The Ryan plan would instead award tax credits directly to people who have no employer-sponsored health insurance or coverage under a government program.
They’d would be based only on age, with larger (unspecified) credits to older people. As the Times column suggests, this would seem to make some sense, since older people tend to need more medical care.
But it means is that some very wealthy people would get a larger benefit than many of the very poor, who not only need more help in affording health insurance, but often have more health care problems.
Expanded Health Savings Accounts
Our current system already offers people opportunities to sock money away tax-free for specific medical and dental needs by putting it into a Health Savings Account.
As with the better-known Individual Retirement Accounts, you can save only up to a maximum in any given year, but the cap is based on age, when you become eligible and the type of insurance you have (see below), rather than age and taxable earnings.
You’re not required to withdraw any money during a given year. So what you’ve invested continues to grow, assuming it’s invested well and that administrative costs don’t offset real-dollar gains.
And you don’t have to pay income taxes when you withdraw, if you spend the money for approved healthcare purposes — another difference from an IRA.
The biggest difference, however, is that you have to expose yourself and your family to budget and/or health risks because you can’t have an HSA unless your insurance plan is a high deductible, i.e., covers only what are sometimes referred to as catastrophic costs.
Current federal rules, for example, allow insurance companies to require high-deductible customers to pay as much as $7,850 for an individual or $15,700 for a family before they start covering costs.
HSAs are thus obviously beneficial to some people who can afford what they and any dependent family members need and still have money left over because they’ll owe less at tax time. But only those who can stash enough to cover thousands of dollars of healthcare costs.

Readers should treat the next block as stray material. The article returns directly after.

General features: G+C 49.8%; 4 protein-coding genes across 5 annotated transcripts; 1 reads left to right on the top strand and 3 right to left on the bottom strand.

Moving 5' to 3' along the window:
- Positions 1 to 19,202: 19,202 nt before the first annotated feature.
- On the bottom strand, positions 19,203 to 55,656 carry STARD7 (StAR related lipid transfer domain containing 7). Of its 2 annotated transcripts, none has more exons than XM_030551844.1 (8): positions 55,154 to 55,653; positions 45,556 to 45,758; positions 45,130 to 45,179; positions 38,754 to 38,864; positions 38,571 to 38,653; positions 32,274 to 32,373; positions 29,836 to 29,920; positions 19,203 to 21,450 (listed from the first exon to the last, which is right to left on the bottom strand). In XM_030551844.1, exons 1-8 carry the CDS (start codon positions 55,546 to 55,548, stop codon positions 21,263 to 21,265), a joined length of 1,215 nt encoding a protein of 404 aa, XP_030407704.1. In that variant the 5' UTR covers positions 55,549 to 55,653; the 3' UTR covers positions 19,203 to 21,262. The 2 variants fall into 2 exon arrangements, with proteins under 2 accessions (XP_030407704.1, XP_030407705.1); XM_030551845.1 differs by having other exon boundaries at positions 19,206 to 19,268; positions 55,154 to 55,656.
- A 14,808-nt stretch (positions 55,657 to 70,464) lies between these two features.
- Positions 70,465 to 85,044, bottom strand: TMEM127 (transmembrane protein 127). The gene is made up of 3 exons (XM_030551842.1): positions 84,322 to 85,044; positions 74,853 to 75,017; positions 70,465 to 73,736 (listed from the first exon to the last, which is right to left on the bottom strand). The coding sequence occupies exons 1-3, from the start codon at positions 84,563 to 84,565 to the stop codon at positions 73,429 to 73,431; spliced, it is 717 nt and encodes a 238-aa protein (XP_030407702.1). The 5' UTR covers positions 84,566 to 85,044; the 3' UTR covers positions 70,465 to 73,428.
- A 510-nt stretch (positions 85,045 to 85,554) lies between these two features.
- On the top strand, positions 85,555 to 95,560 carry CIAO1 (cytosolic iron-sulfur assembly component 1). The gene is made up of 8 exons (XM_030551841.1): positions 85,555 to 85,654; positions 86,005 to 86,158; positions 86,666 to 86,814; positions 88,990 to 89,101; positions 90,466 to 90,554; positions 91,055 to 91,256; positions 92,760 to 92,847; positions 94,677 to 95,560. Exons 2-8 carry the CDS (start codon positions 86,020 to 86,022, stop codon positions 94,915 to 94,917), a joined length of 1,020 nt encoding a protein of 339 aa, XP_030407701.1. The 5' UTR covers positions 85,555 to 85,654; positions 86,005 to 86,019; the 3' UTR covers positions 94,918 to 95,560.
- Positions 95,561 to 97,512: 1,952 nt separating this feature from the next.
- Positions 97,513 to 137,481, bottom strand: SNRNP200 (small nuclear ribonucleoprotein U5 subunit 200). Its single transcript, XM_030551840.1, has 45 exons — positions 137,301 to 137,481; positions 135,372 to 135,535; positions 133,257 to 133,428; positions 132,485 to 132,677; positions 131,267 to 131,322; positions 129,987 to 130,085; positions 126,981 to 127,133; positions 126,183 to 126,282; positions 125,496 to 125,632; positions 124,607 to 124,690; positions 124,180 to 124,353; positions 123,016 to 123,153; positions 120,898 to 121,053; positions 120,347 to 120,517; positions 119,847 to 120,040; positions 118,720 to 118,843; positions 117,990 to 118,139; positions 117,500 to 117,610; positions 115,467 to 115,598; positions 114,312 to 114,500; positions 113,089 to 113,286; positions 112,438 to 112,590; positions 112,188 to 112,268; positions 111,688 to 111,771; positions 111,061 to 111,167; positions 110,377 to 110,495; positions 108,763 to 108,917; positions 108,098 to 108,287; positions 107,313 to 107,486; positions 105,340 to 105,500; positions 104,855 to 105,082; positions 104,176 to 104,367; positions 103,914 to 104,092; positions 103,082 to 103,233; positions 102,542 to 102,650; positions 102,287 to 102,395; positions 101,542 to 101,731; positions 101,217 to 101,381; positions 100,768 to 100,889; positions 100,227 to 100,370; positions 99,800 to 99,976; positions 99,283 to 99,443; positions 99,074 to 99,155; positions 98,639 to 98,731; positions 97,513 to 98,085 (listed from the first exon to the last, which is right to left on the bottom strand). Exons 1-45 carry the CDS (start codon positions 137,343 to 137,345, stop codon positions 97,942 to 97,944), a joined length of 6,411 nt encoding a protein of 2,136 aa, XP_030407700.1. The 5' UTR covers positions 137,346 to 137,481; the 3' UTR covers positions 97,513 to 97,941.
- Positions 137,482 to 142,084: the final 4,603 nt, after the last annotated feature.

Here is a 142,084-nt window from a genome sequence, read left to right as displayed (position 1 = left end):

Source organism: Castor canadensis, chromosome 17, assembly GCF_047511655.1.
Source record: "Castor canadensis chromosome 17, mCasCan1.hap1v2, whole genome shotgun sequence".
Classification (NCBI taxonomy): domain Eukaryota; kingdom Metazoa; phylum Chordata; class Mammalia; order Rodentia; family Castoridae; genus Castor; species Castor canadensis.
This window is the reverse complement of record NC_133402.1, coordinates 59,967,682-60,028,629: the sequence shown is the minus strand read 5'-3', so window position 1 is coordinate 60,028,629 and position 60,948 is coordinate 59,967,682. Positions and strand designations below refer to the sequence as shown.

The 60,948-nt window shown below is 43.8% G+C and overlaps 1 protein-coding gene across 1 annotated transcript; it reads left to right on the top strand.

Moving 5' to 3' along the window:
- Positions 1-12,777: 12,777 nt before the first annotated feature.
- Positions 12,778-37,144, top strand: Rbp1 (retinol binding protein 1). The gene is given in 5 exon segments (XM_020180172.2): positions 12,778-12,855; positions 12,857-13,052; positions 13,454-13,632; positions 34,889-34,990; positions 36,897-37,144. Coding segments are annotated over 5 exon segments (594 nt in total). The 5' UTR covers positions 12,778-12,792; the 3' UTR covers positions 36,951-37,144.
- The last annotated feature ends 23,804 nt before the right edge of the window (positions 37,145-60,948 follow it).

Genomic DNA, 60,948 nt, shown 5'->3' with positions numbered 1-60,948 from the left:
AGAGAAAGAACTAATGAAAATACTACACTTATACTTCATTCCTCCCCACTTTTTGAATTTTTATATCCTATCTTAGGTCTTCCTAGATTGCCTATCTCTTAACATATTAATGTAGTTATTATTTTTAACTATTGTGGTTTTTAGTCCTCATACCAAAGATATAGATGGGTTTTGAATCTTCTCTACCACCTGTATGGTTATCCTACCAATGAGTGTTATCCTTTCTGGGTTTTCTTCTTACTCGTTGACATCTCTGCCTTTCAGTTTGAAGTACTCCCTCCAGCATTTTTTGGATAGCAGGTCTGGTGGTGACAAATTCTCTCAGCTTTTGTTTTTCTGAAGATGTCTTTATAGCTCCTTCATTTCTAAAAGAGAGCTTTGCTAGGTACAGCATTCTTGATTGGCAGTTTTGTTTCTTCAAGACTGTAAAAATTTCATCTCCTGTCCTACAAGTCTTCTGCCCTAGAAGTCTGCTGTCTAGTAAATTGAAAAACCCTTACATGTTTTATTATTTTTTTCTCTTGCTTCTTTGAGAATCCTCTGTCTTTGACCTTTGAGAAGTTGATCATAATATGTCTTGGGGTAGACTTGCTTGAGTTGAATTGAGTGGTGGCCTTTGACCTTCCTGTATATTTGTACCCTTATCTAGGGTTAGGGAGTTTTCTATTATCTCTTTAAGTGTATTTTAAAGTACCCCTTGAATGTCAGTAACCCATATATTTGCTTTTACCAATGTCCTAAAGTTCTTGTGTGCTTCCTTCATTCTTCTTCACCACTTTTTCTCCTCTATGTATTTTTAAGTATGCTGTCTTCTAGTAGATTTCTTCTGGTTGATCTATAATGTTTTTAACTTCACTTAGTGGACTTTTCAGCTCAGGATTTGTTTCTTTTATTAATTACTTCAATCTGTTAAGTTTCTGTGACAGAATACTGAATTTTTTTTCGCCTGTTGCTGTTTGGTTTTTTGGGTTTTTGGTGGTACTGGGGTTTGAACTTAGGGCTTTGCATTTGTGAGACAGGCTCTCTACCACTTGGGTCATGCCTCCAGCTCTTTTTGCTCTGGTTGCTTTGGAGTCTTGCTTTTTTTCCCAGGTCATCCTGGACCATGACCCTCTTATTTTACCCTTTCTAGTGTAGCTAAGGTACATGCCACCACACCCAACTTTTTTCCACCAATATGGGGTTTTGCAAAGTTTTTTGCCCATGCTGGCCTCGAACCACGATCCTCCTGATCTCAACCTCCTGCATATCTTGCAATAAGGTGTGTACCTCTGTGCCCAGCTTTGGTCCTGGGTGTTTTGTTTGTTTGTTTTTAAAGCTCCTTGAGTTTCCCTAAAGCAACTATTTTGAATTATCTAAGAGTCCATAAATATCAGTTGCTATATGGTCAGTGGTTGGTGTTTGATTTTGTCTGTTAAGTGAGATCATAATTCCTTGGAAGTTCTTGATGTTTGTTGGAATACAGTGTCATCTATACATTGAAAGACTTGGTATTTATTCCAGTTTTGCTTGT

The Ryan plan would allow people to contribute their maximum out-of-pockets to their HSAs. Another provision would allow spouses to contribute all or part of so-called catch-up contributions, i.e. those made in a given year to compensate for lower than maximum contributions previously.
Conservatives, including lead Congressional Republicans have long argued that healthcare costs would drop if people had “more skin in the game,” i.e., more to save or lose depending on whether they choose to seek health care and, if so, what sort and from whom.
This, as I think everybody knows, is profoundly unrealistic. We’ve neither the knowledge nor, in many cases, the time to choose healthcare services the way we choose, for example, large-screen TVs.
It’s nevertheless the theory underpinning the HSA expansion, with its inherent push toward high-deductible plans. And again, it’s effectively spending more on well-off people — in this case, by forfeiting tax revenues.
Undermining the ACA Before Full Repeal
Long as this post is, I haven’t covered all parts of the plan — most notably, the full repeal part.
Sufficeth it to say that it would roil the insurance market — by immediately eliminating the penalty for having no insurance, for example, and the penalty imposed on larger employers that don’t cover most of their full-time workers.
So if Obamacare isn’t failing now — as the policy brief misleadingly says it is — it surely would during the transition period the brief promises.
NOTE: Last Friday, two insider news sources posted a leaked draft of the House Republicans’ legislation. It generally tracks the measures I’ve summarized.